10 cleared of storming House

10 cleared of storming House

The Appeal Court has overturned a lower court ruling and acquitted 10 activists of charges of storming parliament seven years ago, citing their basic rights and the peaceful intentions of their actions.

Flashback: Jon Ungphakorn and colleagues involved in the invasion of the parliament grounds in January, 2008, received praise and flowers from supporters of the People's Alliance for Democracy (PAD), the then-powerful yellow shirt movement. (Bangkok Post file photo)

The socially prominent defendants included National Broadcasting Telecommunications commissioner Supinya Klangnarong, National Reform Council member Saree Ongsomwang, and Magsaysay awardee Jon Ungphakorn.

In March last year, the Court of First Instance handed down suspended jail terms to the 10 defendants from eight months to two years.

Fines against the 10 ranged from 6,000 to 9,000 baht on charges of assembling for unlawful purposes and leading people to climb over parliament's fence into the compound on Dec 12, 2007, to protest against the 2006 coup-installed National Legislative Assembly (NLA) passing 11 laws, which the defendants saw as lacking citizens' participation.

The Appeal Court yesterday handed down a remarkable verdict, saying the defendants did not gang up or conspire to make trouble as had been charged.

Even though the defendants entered the premises against the regulations, they did not disturb or cause trouble for the parliament, which was able to continue its meetings, said the Appeal Court.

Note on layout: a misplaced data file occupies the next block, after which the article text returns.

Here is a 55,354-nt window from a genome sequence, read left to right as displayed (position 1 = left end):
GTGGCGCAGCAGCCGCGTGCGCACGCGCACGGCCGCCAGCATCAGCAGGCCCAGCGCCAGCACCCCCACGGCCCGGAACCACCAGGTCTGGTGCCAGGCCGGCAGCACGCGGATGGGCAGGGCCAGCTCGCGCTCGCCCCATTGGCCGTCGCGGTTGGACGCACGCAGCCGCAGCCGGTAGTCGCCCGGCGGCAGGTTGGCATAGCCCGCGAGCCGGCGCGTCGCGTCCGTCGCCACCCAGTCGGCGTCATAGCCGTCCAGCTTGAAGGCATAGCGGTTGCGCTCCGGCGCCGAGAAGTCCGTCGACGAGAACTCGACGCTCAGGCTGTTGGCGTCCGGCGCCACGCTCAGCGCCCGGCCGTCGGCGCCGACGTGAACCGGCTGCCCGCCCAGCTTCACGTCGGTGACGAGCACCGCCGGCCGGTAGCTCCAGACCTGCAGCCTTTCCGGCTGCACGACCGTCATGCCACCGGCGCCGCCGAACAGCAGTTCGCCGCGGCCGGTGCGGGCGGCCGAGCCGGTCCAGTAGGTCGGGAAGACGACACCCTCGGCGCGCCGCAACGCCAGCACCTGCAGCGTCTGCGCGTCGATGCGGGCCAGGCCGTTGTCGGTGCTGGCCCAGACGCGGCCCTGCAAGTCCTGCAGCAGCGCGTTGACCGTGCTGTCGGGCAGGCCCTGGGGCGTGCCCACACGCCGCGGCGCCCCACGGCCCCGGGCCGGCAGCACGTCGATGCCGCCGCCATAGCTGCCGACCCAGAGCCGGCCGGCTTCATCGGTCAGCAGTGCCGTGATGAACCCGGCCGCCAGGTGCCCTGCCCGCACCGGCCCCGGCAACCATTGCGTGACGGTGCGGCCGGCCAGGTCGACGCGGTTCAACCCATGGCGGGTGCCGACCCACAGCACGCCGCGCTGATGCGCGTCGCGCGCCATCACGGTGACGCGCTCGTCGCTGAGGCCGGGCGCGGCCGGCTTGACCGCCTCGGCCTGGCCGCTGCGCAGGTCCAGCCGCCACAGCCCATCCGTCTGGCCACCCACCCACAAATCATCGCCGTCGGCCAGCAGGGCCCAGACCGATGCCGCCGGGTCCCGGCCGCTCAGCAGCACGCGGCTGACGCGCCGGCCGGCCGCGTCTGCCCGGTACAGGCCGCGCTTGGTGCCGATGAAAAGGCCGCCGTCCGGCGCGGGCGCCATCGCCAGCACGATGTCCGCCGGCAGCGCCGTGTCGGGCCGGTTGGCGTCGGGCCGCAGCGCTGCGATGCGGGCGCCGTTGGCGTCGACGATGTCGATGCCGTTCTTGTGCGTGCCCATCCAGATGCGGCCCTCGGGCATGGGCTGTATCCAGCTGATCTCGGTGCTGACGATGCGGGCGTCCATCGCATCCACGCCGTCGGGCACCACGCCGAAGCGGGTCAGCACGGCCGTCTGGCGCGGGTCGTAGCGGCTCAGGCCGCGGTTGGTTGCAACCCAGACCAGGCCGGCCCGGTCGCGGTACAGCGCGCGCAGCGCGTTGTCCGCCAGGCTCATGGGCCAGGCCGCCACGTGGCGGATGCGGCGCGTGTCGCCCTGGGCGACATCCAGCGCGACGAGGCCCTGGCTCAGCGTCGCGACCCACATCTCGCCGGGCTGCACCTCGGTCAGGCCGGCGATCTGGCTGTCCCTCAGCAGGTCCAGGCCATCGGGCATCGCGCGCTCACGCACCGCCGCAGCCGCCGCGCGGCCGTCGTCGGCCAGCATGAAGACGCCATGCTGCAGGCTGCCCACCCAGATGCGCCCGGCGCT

The defendants had a clear intention to show their disagreements with the NLA passing laws as the election date was already scheduled for Dec 23, 2007.

"They held a peaceful protest but were stopped. They then climbed into the building while some remained outside. The protesters and defendants clearly wanted the NLA to suspend the meetings," the Appeal Court ruling said.

"They did not intend to occupy or intrude into the parliament. It's their basic right to express their disagreement without causing any damage to the parliament or disrupting the operations of the body," said the Appeal Court.

Ms Supinya burst into tears of joy after the ruling was read saying that it was both a surprise and a relief.

"It doesn't only restore our liberty but the clear and progressive verdict recognises our belief that laws should not be passed unconstitutionally by the NLA," Ms Supinya said.

Mr Jon said the verdict was a triumph of freedom and liberty for those who wanted to express peaceful opposition against illegitimate acts.

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